The G5’s Modularity has Lots of Potential, but it Needs to get Better Friends
The LG G5 and Galaxy S7 look to be the culmination of a pair of trends I’ve been closely examining for a while in both LG and Samsung phones, a dramatic shift in UX design that is what I think will make 2016 so interesting.
Whereas Samsung decided to simply fine-tune the experience they delivered with the Galaxy S6, LG went all-out in what many have called an ‘excess of innovation’. The word ‘innovation’, of course, comes with an imbued positive judgement, but it doesn’t have to — a phone’s ‘innovation’ could very well be so excessive or so underwhelming in execution that its resulting UX takes a hit (an example would be the Galaxy S4 and its sensor-based features). We all know the sight of phones chock-full of features that one may or may not use, ones that can sometimes take away from the user experience even if one decides not to use them. Up until now, we’ve seen this in software, with phones slugging through their interfaces weighed down by their heavy skins, or features that can’t be turned off as the OEM thought it knew better. The LG G5 bakes in its primary feature at the hardware level, and many are already skeptical as to whether the split-body design of the G5 will pose a threat to its integrity or durability. I don’t think it will impact the longevity of the phone in such a way, but I do question the decisions behind the modules currently offered.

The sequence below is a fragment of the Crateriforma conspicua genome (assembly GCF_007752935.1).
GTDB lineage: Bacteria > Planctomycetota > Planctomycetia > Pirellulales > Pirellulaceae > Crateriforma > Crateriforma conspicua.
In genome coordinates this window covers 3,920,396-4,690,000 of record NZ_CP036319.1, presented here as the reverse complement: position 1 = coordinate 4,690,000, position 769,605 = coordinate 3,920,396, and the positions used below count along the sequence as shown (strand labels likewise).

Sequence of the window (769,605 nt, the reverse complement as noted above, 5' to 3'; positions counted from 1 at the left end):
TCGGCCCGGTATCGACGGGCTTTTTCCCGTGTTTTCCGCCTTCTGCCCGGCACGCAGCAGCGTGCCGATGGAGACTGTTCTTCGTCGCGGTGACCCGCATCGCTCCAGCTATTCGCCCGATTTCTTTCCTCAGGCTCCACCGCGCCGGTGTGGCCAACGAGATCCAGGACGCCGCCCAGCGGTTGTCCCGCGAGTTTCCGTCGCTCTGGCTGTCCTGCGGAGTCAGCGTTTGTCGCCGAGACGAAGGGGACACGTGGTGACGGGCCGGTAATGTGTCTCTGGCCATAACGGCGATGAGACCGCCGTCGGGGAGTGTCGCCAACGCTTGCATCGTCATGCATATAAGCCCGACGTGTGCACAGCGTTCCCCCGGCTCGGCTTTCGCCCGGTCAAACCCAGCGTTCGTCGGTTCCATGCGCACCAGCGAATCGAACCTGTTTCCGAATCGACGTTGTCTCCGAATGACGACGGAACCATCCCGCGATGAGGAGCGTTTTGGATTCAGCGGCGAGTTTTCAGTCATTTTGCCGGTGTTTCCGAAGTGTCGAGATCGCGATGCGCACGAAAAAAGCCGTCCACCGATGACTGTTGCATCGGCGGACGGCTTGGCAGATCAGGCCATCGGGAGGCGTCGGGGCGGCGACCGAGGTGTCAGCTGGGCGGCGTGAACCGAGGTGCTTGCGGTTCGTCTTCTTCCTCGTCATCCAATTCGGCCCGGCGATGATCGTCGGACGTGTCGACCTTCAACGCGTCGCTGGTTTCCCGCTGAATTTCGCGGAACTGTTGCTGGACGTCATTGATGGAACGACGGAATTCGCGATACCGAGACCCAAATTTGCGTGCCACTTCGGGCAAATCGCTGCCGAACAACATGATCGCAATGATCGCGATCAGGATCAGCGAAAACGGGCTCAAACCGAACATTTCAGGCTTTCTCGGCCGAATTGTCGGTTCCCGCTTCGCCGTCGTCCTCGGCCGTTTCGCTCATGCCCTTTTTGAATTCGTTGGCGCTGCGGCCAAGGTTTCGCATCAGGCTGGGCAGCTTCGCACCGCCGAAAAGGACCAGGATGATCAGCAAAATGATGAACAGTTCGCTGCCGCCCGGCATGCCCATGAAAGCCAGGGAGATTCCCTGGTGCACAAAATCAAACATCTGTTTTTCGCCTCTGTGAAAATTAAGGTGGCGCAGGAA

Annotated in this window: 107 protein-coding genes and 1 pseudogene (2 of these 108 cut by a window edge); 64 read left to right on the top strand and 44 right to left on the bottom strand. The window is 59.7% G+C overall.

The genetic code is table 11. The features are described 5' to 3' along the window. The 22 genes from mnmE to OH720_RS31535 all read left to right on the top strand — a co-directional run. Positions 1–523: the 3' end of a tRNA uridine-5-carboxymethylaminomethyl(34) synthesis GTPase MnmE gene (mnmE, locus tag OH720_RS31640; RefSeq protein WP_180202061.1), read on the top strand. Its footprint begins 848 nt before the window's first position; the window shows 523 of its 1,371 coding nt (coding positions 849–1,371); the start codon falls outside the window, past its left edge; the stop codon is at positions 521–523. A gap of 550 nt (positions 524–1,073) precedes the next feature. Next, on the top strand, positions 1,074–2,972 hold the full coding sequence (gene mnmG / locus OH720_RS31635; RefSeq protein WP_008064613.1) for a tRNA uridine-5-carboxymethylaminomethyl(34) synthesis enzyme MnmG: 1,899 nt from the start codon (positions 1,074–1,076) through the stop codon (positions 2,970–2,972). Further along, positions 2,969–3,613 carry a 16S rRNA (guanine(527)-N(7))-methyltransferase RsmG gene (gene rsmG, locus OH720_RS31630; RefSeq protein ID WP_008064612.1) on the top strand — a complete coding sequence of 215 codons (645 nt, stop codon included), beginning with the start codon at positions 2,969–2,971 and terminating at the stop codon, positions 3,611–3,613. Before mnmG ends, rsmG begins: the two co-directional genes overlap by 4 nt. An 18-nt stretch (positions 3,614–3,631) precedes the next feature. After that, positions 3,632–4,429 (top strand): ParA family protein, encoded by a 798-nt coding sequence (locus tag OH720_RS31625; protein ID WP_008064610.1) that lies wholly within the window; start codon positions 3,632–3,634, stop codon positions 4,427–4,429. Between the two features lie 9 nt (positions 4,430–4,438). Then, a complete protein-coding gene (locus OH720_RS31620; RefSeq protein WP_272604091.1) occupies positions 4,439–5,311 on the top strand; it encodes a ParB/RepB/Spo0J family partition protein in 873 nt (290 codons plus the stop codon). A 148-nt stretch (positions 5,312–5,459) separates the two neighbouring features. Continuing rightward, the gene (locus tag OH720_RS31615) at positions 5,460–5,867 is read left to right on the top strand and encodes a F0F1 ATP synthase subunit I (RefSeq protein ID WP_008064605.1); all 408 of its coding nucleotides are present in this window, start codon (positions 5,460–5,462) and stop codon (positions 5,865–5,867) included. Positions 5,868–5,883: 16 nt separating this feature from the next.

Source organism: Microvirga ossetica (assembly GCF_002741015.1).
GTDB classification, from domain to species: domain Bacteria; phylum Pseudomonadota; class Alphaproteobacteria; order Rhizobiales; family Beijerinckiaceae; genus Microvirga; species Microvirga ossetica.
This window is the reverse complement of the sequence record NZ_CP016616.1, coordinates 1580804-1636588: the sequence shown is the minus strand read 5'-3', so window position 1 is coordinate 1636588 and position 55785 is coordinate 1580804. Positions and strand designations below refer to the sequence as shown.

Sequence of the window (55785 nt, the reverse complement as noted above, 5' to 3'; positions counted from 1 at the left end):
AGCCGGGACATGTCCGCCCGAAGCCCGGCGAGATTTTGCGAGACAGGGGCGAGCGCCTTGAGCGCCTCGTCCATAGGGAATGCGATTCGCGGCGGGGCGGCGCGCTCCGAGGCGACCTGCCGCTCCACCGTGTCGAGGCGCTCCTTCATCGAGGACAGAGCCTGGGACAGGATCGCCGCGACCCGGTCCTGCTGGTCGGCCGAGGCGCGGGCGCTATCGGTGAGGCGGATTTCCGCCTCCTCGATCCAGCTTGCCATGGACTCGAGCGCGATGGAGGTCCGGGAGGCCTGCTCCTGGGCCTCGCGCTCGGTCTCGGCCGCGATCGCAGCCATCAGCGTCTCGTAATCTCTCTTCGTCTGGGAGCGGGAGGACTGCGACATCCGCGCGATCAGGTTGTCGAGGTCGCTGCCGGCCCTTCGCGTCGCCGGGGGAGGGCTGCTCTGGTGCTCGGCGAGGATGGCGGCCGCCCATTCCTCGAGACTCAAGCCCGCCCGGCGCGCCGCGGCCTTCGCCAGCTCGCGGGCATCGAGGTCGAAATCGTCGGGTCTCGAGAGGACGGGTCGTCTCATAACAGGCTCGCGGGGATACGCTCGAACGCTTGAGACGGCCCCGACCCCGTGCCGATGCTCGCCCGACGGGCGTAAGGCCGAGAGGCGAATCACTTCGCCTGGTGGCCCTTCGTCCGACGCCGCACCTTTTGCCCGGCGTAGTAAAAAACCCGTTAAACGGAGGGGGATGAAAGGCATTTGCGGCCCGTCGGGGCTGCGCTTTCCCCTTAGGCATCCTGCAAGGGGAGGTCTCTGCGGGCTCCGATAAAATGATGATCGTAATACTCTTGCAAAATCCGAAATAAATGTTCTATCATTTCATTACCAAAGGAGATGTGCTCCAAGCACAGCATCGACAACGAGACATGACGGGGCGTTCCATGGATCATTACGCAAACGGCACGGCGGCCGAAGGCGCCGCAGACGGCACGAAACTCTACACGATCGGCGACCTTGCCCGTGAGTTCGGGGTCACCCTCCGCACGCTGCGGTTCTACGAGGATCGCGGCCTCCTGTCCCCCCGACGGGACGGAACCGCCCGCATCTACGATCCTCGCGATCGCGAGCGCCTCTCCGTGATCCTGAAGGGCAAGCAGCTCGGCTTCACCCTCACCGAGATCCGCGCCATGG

The modularity won’t take away from the experience of those who don’t want it